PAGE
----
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Charles Dibdin and Late Georgian Culture$
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Oskar Cox Jensen, David Kennerley, and Ian Newman

Print publication date: 2018

Print ISBN-13: 9780198812425

Published to Oxford Scholarship Online: February 2018

DOI: 10.1093/oso/9780198812425.001.0001

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PRINTED FROM OXFORD SCHOLARSHIP ONLINE (oxford.universitypressscholarship.com). (c) Copyright Oxford University Press, 2022. All Rights Reserved. An individual user may print out a PDF of a single chapter of a monograph in OSO for personal use.date: 27 January 2022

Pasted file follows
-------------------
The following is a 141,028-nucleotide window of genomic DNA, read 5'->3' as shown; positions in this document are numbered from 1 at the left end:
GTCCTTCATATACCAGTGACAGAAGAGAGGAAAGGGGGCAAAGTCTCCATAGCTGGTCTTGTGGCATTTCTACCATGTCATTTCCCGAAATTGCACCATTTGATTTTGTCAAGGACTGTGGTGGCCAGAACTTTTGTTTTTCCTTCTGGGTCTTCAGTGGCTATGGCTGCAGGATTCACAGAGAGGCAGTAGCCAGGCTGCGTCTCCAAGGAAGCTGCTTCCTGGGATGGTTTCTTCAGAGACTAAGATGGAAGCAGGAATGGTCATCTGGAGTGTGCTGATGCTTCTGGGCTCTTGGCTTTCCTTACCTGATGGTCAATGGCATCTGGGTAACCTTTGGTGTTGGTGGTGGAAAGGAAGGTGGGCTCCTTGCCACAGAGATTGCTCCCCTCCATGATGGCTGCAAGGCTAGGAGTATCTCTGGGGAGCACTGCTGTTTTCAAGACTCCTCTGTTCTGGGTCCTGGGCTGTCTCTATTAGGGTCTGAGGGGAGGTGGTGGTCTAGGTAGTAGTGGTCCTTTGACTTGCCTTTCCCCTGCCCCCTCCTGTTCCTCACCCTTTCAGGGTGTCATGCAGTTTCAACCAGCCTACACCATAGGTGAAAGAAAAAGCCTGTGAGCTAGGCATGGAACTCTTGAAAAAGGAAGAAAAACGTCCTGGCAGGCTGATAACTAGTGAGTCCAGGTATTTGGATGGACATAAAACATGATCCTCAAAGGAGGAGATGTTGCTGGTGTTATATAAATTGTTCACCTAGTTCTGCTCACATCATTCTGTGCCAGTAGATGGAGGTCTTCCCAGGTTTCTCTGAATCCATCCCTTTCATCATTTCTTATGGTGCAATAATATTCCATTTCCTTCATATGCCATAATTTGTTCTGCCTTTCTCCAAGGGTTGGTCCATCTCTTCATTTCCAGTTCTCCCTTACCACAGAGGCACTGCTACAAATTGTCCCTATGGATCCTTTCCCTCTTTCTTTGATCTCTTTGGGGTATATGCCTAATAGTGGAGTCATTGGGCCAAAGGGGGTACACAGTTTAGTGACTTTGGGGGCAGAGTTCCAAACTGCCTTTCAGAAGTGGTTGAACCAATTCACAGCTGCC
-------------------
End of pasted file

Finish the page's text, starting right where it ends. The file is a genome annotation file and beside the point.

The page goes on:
Dibdin and Robert Bloomfield

Dibdin and Robert Bloomfield

Voicing the Clown in Town

Chapter:
(p.59) Interlude 1 Dibdin and Robert Bloomfield
Source:
Charles Dibdin and Late Georgian Culture
Author(s):

Katie Osborn

Publisher:
Oxford University Press
DOI:10.1093/oso/9780198812425.003.0004

This interlude situates Dibdin in a milieu that may surprise us today, but that was a key comparison to many contemporaries: that is, alongside rural labouring-class poets, with particular emphasis on Robert Bloomfield. Rather than revisit Raymond Williams (who spares only two pages for Bloomfield in The Country and the City and ignores Dibdin), it interrogates the intersection of metropolis and countryside by locating these two writers’ texts within their working lives, networks, and practices, their music, and their engagement with particular London audiences. These active, commercial, humorous performers are contrasted to the antiquarian idealism of Percy and others, offering a reading of the rustic and the citizen that is knowing, even-handed, and modern.

Keywords:   labouring-class poetry, Robert Bloomfield, rural, Hodge, Ranelagh, bumpkin

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